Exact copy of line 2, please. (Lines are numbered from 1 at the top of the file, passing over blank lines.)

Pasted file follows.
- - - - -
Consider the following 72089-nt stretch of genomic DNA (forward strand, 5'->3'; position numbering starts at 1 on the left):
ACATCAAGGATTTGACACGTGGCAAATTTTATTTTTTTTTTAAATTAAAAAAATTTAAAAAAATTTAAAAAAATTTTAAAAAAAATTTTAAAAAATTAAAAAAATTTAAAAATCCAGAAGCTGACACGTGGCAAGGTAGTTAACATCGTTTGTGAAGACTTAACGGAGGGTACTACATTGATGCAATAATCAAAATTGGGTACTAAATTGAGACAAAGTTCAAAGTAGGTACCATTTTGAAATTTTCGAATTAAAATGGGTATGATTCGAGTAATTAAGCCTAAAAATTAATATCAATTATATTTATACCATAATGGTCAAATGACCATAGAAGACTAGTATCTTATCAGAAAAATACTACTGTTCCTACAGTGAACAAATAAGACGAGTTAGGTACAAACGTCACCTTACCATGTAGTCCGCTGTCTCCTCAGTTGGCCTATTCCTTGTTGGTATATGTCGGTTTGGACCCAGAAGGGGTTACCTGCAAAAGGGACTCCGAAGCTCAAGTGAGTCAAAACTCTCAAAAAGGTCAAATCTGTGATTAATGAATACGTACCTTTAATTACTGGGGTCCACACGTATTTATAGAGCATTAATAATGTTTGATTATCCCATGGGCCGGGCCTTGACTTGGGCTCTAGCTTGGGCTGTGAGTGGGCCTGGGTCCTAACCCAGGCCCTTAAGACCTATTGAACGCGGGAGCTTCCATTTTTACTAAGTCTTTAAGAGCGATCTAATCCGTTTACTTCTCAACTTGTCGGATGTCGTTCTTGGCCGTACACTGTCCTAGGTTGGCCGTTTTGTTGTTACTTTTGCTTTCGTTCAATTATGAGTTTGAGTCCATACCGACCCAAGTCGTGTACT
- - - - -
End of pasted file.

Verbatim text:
ACATCAAGGATTTGACACGTGGCAAATTTTATTTTTTTTTTAAATTAAAAAAATTTAAAAAAATTTAAAAAAATTTTAAAAAAAATTTTAAAAAATTAAAAAAATTTAAAAATCCAGAAGCTGACACGTGGCAAGGTAGTTAACATCGTTTGTGAAGACTTAACGGAGGGTACTACATTGATGCAATAATCAAAATTGGGTACTAAATTGAGACAAAGTTCAAAGTAGGTACCATTTTGAAATTTTCGAATTAAAATGGGTATGATTCGAGTAATTAAGCCTAAAAATTAATATCAATTATATTTATACCATAATGGTCAAATGACCATAGAAGACTAGTATCTTATCAGAAAAATACTACTGTTCCTACAGTGAACAAATAAGACGAGTTAGGTACAAACGTCACCTTACCATGTAGTCCGCTGTCTCCTCAGTTGGCCTATTCCTTGTTGGTATATGTCGGTTTGGACCCAGAAGGGGTTACCTGCAAAAGGGACTCCGAAGCTCAAGTGAGTCAAAACTCTCAAAAAGGTCAAATCTGTGATTAATGAATACGTACCTTTAATTACTGGGGTCCACACGTATTTATAGAGCATTAATAATGTTTGATTATCCCATGGGCCGGGCCTTGACTTGGGCTCTAGCTTGGGCTGTGAGTGGGCCTGGGTCCTAACCCAGGCCCTTAAGACCTATTGAACGCGGGAGCTTCCATTTTTACTAAGTCTTTAAGAGCGATCTAATCCGTTTACTTCTCAACTTGTCGGATGTCGTTCTTGGCCGTACACTGTCCTAGGTTGGCCGTTTTGTTGTTACTTTTGCTTTCGTTCAATTATGAGTTTGAGTCCATACCGACCCAAGTCGTGTACT